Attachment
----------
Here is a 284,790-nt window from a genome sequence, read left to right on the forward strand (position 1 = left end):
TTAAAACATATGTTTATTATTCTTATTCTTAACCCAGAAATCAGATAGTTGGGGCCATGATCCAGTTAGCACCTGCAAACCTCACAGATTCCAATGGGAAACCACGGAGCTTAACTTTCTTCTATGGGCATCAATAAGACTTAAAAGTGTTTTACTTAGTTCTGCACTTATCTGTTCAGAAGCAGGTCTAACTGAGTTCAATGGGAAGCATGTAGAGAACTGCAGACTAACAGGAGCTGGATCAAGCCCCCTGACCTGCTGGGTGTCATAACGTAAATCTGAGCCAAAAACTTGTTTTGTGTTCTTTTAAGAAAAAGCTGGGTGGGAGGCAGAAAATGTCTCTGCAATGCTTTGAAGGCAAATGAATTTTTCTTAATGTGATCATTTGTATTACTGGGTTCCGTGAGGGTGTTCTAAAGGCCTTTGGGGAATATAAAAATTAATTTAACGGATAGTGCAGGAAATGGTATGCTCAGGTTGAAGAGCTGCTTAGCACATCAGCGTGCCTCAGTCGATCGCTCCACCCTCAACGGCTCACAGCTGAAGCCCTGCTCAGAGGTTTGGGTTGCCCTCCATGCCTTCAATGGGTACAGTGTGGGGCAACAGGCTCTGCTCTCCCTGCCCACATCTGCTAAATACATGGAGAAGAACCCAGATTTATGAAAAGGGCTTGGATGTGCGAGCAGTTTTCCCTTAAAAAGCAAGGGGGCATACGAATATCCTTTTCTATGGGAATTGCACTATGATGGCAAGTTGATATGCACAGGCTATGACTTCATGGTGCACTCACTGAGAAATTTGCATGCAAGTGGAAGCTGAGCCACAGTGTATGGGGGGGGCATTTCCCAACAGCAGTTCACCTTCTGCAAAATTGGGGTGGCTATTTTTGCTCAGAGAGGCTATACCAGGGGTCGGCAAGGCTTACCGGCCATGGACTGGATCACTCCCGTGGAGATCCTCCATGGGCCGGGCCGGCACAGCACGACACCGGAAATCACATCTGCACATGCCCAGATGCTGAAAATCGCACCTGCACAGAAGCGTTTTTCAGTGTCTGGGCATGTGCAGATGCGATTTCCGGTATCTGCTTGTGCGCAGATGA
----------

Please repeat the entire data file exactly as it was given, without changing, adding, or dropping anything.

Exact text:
Here is a 284,790-nt window from a genome sequence, read left to right on the forward strand (position 1 = left end):
TTAAAACATATGTTTATTATTCTTATTCTTAACCCAGAAATCAGATAGTTGGGGCCATGATCCAGTTAGCACCTGCAAACCTCACAGATTCCAATGGGAAACCACGGAGCTTAACTTTCTTCTATGGGCATCAATAAGACTTAAAAGTGTTTTACTTAGTTCTGCACTTATCTGTTCAGAAGCAGGTCTAACTGAGTTCAATGGGAAGCATGTAGAGAACTGCAGACTAACAGGAGCTGGATCAAGCCCCCTGACCTGCTGGGTGTCATAACGTAAATCTGAGCCAAAAACTTGTTTTGTGTTCTTTTAAGAAAAAGCTGGGTGGGAGGCAGAAAATGTCTCTGCAATGCTTTGAAGGCAAATGAATTTTTCTTAATGTGATCATTTGTATTACTGGGTTCCGTGAGGGTGTTCTAAAGGCCTTTGGGGAATATAAAAATTAATTTAACGGATAGTGCAGGAAATGGTATGCTCAGGTTGAAGAGCTGCTTAGCACATCAGCGTGCCTCAGTCGATCGCTCCACCCTCAACGGCTCACAGCTGAAGCCCTGCTCAGAGGTTTGGGTTGCCCTCCATGCCTTCAATGGGTACAGTGTGGGGCAACAGGCTCTGCTCTCCCTGCCCACATCTGCTAAATACATGGAGAAGAACCCAGATTTATGAAAAGGGCTTGGATGTGCGAGCAGTTTTCCCTTAAAAAGCAAGGGGGCATACGAATATCCTTTTCTATGGGAATTGCACTATGATGGCAAGTTGATATGCACAGGCTATGACTTCATGGTGCACTCACTGAGAAATTTGCATGCAAGTGGAAGCTGAGCCACAGTGTATGGGGGGGGCATTTCCCAACAGCAGTTCACCTTCTGCAAAATTGGGGTGGCTATTTTTGCTCAGAGAGGCTATACCAGGGGTCGGCAAGGCTTACCGGCCATGGACTGGATCACTCCCGTGGAGATCCTCCATGGGCCGGGCCGGCACAGCACGACACCGGAAATCACATCTGCACATGCCCAGATGCTGAAAATCGCACCTGCACAGAAGCGTTTTTCAGTGTCTGGGCATGTGCAGATGCGATTTCCGGTATCTGCTTGTGCGCAGATGA